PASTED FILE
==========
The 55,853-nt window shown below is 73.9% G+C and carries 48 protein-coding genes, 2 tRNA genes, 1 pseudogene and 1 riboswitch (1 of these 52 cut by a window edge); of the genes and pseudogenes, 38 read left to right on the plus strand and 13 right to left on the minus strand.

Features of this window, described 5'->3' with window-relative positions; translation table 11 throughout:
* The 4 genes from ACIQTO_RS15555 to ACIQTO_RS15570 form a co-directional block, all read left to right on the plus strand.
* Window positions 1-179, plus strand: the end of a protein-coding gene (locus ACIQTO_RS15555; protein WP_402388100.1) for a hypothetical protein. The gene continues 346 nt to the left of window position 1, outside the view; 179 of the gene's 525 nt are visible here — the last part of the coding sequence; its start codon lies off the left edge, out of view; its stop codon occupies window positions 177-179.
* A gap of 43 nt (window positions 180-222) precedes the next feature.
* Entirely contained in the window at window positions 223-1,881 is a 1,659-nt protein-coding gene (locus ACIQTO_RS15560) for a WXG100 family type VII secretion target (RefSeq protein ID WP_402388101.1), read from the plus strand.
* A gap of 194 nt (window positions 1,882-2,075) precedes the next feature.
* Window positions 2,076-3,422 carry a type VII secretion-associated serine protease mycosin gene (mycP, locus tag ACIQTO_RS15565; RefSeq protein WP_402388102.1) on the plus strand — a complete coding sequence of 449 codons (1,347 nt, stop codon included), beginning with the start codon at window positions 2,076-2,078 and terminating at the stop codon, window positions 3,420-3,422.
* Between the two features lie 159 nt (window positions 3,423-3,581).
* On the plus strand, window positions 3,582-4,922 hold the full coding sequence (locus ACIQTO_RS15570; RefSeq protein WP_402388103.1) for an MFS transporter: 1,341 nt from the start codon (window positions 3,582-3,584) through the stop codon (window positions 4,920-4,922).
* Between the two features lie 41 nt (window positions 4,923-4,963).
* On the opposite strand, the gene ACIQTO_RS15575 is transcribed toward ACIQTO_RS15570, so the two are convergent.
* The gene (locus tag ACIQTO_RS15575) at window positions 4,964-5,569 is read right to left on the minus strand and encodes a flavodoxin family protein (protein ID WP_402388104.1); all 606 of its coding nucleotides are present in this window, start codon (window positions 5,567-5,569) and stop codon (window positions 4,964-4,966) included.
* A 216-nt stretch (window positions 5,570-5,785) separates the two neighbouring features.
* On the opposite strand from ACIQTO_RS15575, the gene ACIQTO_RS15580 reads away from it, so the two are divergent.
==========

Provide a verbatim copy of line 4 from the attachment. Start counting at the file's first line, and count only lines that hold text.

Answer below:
* Window positions 1-179, plus strand: the end of a protein-coding gene (locus ACIQTO_RS15555; protein WP_402388100.1) for a hypothetical protein. The gene continues 346 nt to the left of window position 1, outside the view; 179 of the gene's 525 nt are visible here — the last part of the coding sequence; its start codon lies off the left edge, out of view; its stop codon occupies window positions 177-179.